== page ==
Despite increasing difficulties, Hurston maintained her independence and a determined optimism. She wrote in a 1957 letter:
But ... I have made phenomenal growth as a creative artist. ... I am not materialistic ... If I do happen to die without money, somebody will bury me, though I do not wish it to be that way.
Hurston was a Republican who aligned herself with the politics of the Old Right and was a supporter of Booker T. Washington. Although she once stated her support for the "complete repeal of All Jim Crow Laws", she was a contrarian on civil rights activism and generally lacked interest in being associated with it. In 1951, she criticized the New Deal and argued that it had created a harmful dependency by African Americans on the government and that this dependency ceded too much power to politicians. She criticized communism in her 1951 essay titled Why the Negro won't Buy Communism and accused communists of exploiting African-Americans for their own personal gain. In her 1938 review of Richard Wright's short-story collection Uncle Tom's Children, she criticized his communist beliefs and the Communist Party USA for supporting "state responsibility for everything and individual responsibility for nothing, not even feeding one's self". Her views on communism, the New Deal, civil rights, and other topics contrasted with many of her colleagues in the Harlem Renaissance, such as Langston Hughes, who was in the 1930s a supporter of the Soviet Union and praised it in several of his poems.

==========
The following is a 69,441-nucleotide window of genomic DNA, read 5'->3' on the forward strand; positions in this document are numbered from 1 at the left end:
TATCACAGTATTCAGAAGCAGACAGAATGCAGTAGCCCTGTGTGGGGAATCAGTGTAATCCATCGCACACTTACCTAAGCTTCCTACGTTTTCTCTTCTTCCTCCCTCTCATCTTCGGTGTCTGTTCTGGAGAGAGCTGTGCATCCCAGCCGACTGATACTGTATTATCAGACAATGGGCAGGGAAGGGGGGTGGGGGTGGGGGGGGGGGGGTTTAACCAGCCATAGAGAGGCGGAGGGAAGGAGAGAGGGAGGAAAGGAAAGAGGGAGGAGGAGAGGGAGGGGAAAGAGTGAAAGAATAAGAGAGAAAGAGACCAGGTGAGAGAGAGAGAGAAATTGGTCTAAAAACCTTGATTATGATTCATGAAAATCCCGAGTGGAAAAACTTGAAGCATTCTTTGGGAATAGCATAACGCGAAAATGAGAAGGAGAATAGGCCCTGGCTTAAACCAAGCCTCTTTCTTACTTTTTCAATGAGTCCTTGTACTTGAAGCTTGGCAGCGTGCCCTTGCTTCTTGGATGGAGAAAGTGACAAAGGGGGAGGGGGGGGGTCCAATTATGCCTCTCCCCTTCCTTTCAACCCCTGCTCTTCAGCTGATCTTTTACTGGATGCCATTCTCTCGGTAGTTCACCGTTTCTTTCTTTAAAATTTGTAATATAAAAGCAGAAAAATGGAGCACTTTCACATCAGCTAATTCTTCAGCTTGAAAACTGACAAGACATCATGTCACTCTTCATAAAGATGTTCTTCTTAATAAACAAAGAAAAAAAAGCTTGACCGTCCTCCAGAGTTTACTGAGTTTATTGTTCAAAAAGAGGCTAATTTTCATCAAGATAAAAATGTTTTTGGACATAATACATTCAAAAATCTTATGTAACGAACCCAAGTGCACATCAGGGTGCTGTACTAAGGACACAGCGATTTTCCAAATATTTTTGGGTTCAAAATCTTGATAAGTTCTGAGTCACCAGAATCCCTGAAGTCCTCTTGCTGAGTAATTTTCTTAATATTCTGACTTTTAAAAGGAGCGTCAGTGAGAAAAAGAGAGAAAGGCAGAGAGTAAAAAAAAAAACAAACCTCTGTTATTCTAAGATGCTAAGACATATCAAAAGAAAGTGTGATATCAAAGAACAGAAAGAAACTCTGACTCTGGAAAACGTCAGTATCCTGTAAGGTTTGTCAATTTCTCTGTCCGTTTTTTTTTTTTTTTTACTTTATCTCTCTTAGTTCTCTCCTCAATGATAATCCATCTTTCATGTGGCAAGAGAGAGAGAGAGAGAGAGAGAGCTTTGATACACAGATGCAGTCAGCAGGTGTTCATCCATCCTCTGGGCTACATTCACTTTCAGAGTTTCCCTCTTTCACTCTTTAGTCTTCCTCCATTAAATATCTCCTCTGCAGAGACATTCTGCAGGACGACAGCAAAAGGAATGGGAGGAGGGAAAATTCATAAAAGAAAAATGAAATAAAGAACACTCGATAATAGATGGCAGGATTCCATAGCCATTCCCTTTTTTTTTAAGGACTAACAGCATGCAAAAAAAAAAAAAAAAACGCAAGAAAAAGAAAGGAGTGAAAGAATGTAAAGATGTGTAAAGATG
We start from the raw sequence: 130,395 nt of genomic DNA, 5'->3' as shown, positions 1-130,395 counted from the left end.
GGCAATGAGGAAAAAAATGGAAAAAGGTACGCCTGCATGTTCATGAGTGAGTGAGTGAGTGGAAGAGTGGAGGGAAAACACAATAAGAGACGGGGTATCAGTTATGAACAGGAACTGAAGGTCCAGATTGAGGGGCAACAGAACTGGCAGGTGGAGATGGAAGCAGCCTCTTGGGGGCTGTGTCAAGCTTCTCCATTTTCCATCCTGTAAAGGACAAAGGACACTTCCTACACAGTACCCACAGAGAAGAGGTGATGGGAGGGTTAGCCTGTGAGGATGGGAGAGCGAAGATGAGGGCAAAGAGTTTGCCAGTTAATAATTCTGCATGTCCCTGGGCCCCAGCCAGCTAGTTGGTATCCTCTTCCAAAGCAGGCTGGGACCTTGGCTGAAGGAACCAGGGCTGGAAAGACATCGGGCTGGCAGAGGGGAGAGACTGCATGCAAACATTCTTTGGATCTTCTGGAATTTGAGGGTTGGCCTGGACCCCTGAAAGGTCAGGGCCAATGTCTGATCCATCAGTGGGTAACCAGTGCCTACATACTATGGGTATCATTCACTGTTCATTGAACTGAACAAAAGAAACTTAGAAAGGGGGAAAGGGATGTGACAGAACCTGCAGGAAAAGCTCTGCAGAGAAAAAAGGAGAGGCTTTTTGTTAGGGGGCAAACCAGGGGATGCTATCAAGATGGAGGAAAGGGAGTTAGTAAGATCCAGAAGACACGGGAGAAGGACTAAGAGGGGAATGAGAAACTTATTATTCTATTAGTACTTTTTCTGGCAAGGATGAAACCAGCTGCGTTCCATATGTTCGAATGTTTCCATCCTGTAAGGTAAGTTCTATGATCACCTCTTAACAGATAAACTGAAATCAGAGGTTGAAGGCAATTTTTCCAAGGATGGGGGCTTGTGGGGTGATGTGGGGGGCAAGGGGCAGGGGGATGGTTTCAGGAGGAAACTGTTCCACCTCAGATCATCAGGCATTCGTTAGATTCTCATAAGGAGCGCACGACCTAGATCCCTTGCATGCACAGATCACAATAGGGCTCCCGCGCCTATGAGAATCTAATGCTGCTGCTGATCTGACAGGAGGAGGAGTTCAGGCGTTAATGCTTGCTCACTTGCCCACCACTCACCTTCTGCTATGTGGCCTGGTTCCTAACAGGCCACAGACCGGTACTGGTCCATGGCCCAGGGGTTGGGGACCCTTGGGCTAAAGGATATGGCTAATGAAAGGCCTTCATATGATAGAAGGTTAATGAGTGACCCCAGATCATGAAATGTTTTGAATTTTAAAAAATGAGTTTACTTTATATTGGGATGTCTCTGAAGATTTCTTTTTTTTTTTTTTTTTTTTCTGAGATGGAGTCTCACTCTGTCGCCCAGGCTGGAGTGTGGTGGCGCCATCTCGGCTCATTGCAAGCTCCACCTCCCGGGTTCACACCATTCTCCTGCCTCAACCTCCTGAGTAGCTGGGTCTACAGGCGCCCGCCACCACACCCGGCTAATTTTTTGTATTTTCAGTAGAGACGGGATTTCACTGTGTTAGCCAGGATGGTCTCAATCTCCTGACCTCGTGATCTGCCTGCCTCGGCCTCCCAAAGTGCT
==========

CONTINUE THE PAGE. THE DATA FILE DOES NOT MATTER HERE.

John McWhorter has called Hurston a conservative, proclaiming her as "America's favorite black conservative". David T. Beito and Linda Royster Beito have argued that she can be characterized as a libertarian, comparing her to Rose Wilder Lane and Isabel Paterson, two female libertarian novelists who were her contemporaries and are known as the "founding mothers" of American libertarianism. The libertarian magazine Reason praised her, claiming: "What Hurston wanted, in both life and literature, was for everyone, of every race, for better or worse, to be viewed as an individual first."